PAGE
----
Budapest is truly enchanting. Pockets of culture crop up unexpectedly, there is an abundance of grand architecture and there are lush green spaces offering a breath of fresh air from the city wandering. At numerous points throughout the city, you are able to take a panoramic view of the magnificence of Budapest’s bridges on the Danube, its beautiful city space and its striking Castle. It wouldn’t be a trip to Budapest without a visit to one of its thermal baths, and the city is world renowned for the unique spa experience they offer. Budapest is historically rich and offers an interesting and wonderful trip away.
Castle Hill and Buda Castle
A striking feature of grandeur on the Buda side of the Danube River is the Buda Castle adorning Castle Hill. It’s recognised today as a World Heritage site and wandering its enchanting cobbled streets can easily fill a day. There’s the Royal Palace, the Matthias Church, a handful of museums and restaurants and cafes. An intricate cellar system can be explored in the Buda Castle Labyrinth and the Hospital in the Rock Museum. There’s also a glorious view over the Danube, the Chain Bridge and the monuments on the pest side of the river.
Take in the views through these gorgeous Bvlgari sunglasses.
Budapest is renowned for its thermal springs and offers a number of different baths to try. The baths all have a series of indoor pools varying in temperature, steam rooms, massage rooms, saunas. Considered one of the best, are the Art Nouveau Gellért Baths, situated in a fantastic building of splendour and featuring indoor pools as well as an outdoor wave pool. The most popular of baths is the Széchenyi, which are lavish and offer a large number of pools. Spartys, or spa parties, the focus of many party animals’ trips are also held in the Széchenyi Baths on a Saturday night and make for an unforgettable night for many visitors.
Budapest’s nightlife is thriving and its quirkiness, artys, and hip soul that everybody loves is due to its ruin bars. The rage of the bars began by converting abandoned buildings, many having been destroyed during WWII, into clubs and from there grew the world-renowned underground bar scene of Budapest. They’re laid back, bustling, and varied in what the offer, from electronic music, to wine bars to sipping cocktails or enjoying a barbeque. Szimpla attracts thousands of tourists and offers a range of funky bars, a market on certain days, and a bakery.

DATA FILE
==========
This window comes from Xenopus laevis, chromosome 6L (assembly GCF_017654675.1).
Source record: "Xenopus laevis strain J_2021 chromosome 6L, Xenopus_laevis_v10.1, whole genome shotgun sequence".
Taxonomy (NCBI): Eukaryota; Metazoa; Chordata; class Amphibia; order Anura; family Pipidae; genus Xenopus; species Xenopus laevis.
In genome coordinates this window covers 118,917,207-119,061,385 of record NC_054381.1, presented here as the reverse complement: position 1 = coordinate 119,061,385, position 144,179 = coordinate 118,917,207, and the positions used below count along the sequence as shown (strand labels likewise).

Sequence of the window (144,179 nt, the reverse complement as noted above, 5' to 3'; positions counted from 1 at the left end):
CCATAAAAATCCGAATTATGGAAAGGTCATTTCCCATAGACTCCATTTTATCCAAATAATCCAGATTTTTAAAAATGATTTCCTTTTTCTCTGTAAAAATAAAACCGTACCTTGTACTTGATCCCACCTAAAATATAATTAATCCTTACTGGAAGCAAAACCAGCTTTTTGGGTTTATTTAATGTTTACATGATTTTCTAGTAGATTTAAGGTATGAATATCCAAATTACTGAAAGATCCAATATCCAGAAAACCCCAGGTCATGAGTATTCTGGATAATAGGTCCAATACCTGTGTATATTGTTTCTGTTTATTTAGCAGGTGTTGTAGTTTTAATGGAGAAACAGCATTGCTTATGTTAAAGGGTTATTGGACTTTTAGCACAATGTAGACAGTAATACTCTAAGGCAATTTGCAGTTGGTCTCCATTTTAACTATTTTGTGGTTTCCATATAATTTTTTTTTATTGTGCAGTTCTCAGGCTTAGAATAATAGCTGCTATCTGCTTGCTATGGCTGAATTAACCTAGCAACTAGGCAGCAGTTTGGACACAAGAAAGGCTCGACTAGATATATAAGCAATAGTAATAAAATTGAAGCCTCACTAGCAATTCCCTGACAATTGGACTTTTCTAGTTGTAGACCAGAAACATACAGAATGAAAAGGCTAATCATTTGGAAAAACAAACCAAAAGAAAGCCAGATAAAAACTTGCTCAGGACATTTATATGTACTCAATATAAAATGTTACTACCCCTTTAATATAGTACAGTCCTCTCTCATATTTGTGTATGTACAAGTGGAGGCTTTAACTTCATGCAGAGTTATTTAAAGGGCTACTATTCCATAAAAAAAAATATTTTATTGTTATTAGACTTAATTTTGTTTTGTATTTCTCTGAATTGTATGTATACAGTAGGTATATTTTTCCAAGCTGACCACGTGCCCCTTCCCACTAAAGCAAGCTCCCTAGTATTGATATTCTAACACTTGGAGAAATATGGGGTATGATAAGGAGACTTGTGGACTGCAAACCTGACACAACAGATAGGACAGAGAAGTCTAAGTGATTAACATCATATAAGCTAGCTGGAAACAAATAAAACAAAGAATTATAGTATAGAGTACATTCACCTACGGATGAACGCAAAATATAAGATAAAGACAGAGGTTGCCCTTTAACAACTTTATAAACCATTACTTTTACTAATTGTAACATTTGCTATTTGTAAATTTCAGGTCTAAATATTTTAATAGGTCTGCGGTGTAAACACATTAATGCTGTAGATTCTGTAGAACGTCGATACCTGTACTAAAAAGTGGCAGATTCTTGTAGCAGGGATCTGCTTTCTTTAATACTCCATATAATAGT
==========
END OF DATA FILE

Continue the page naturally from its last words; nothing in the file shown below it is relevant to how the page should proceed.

The Buda Hills
The Buda hills are popular for hikers, runners, and mountain bikers and offer a serene breath of fresh air. János Hill, reaching a height of 526 meters, is the highest point in Budapest and provides a panorama of the city with views stretching for miles and miles. The Chairlift, ‘Libego’, offers a unique way of reaching the views, and flies you over the scenery for almost 1km.
Another idyllic break from the city scene is Margaret Island, a large green area of flowery gardens in the middle of the Danube. There’s medieval ruins, a rose garden, fountains, swimming pools, a water park and an open air theatre. The thermal waters on Margaret Island are famous for their healing effects and offer a great way to relax. For something a bit different, hire an electric car at the entrance to the park and zoom, or rather dawdle (they aren’t the fastest of cars), around the island on wheels.
Soak up the sun in these Versace sunglasses.
St. Stephen’s Basilica
Budapest’s Basilica is striking and impressive. Located in the centre of Budapest, and at the top of many visitors’ lists, the Basilica is gigantic, the largest church in Budapest and houses sacred treasures. On a fair day, from the dome of the church, you can view a gorgeous panorama of the surroundings.
Andrássy Avenue is a UNESCO World Heritage site and the most elegant street in Budapest. It’s a long avenue lined with flowering trees and offers an enchanting wander through the city. It’s lined with buildings of spectacular architecture, funky cafes and restaurants and many luxury shops. The Budapest Opera house is situated on Andrássy Avenue, and is highly esteemed as one of the best opera houses in the world for its acoustics. The Opera House offers a number of short performances daily for a quick way of experiencing its splendour. Another popular attraction on Andrássy Avenue is the House of Terror, the former headquarters of the communist secret police, featuring an exhibition of Hungary’s relationship with Nazi Germany and the Soviet Union.
(Cover photo courtesy of placestoseeinyourlifetime.com)